Keep scrolling to see the gear and settings used for this shot.

Get a super creative look on a budget

The best thing about the gear in my studio starter kit post is that it can be utilized in many different ways. A second thing to do with that kit is light painting! I absolutely LOVE this technique. In fact, I am quite the sucker for any long exposure photography. I'm sure that will become apparent as I post more on here, but I digress. In order to stand out you have to think outside the box; the soft box that is. Puns aside, you can achieve a super cool look with this kit, your phone's flash and some color gels. The amazon link that I had originally found included these gels for free, I'm not sure if it is still true but you can purchase them separately with the link that I've provided for you. I will admit that there is a TON of tutorials to learn from on youtube. However, none of them use an off camera flash.

The longer we let our shutter drag the more dramatic the light streak will show, however, since the shutter is dragging it will catch any motion including any subtle movements from your model. If you try this without any off camera flash it is most certain that your model will not look very sharp. To battle this, I shot in the darkest setting I could find and I made sure that my camera's sensor was not able to pick up ANY ambient light. This is not an easy task considering that the sensor was being exposed for 2 seconds at a time. Essentially, I made sure my sensor could not pick up my model at all, and the flash basically stamped her into the frame. In doing so, I was able to achieve beautiful long strokes without sacrificing much sharpness on my model.

Anyway, I set up my backdrop stand very low so that my partner, Kim, could stand behind it covered by the backdrop. Since it is so low she is able to reach down behind the model and as long as she moved quickly, her arm would not be visible in the shot. This is why my model is sitting in both shots. I then set the camera on my tripod and composed my shot. Once I was happy with the composition I set up my light at 45 degrees to the left of my model and angled it down 45 degrees onto her. Again, I didn't have a light stand at this point of my journey so I held the light myself. Then, I used the Canon Camera Connect App to fire the shot while holding the light. Immediately when I heard the shutter I pressed the test flash button on my speedlight and Kim began to sporadically move her phone with the color gel behind our model. The result is what you see above, a really cool look in my opinion. Unfortunately this was the only time I experimented with light painting. It most definitely wont be my last time, though! I do have another long exposure shoot in mind that'll require some constant lighting so stay tuned for that!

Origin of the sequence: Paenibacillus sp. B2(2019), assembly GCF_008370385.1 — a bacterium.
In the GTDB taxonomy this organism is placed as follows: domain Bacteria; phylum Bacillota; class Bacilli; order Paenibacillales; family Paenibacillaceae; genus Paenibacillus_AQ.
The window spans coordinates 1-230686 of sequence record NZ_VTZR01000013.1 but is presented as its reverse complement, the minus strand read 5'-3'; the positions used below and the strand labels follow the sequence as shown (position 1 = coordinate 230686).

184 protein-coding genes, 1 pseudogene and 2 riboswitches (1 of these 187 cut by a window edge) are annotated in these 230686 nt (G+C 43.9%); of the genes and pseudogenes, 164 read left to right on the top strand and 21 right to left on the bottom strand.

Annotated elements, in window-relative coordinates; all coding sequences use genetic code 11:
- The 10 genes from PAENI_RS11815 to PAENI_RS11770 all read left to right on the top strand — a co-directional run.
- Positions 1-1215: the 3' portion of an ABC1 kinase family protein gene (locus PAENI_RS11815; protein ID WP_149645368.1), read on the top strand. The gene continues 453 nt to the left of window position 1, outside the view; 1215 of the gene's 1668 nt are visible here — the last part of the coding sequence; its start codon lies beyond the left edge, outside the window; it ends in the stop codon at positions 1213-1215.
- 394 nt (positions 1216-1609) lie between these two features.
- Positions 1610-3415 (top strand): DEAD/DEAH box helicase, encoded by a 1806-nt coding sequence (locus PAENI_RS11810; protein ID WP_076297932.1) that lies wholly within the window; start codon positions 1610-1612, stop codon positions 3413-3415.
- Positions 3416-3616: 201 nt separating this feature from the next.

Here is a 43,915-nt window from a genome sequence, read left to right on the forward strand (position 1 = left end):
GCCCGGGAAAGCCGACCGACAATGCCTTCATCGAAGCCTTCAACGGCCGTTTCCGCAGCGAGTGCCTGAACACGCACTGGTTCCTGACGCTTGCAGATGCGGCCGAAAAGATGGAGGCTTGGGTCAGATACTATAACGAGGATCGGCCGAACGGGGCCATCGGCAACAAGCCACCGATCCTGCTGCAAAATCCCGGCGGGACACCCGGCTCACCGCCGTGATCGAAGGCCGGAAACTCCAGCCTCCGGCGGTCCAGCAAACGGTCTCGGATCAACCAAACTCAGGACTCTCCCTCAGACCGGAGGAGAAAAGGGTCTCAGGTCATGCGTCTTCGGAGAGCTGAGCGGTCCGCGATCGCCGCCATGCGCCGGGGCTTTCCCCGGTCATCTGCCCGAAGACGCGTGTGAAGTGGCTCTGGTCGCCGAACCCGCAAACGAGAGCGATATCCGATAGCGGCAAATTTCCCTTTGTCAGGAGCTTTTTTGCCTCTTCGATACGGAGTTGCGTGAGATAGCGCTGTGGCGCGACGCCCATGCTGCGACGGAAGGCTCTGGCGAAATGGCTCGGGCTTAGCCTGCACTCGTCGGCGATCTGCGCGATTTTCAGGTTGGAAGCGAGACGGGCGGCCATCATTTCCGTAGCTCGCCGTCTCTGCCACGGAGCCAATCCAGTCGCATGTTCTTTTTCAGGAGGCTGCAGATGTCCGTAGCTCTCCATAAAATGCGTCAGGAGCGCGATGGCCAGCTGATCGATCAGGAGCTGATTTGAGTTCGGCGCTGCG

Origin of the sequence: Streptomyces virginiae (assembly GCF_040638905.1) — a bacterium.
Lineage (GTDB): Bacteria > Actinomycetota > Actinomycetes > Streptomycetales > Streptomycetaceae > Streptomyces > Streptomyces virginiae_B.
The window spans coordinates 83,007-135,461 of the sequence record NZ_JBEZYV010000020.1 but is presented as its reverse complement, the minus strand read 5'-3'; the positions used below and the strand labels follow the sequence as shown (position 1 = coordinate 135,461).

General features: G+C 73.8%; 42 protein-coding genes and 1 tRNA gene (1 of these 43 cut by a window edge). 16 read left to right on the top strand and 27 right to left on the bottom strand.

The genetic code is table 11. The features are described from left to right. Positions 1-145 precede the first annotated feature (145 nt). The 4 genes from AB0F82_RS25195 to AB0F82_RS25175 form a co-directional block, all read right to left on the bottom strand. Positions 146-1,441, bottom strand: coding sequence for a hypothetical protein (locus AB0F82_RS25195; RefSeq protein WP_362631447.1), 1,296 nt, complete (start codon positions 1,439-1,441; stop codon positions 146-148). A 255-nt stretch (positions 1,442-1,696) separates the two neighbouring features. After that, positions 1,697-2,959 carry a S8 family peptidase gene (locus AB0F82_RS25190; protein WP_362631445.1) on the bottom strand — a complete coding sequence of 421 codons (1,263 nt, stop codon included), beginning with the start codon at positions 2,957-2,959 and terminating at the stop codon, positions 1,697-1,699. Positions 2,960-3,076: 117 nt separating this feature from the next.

What you'll need:

How to use it:

Ok, so above I explained how I got this effect without any light stands and with the help of my partner Kim. However, let me give you a run down on how easy it would be to achieve this on your own with a tripod and light stand.

So firstly set up your mini studio as shown in my diagram, just place your camera on a tripod and place your light on a light stand.

Secondly, compose your shot and pose your model.

Thirdly, connect to your camera via the canon connect app, or any other app depending on which camera you use.

Once this is all set and done just stand behind the backdrop and fire a shot with the app and immediately start moving the light around to paint in the effect!

Camera Settings:

Camera: Canon EOS M50

SS: 1/4

Aperture: f/11

ISO: 100

Light: Godox tt520ii

@ 1/8 power

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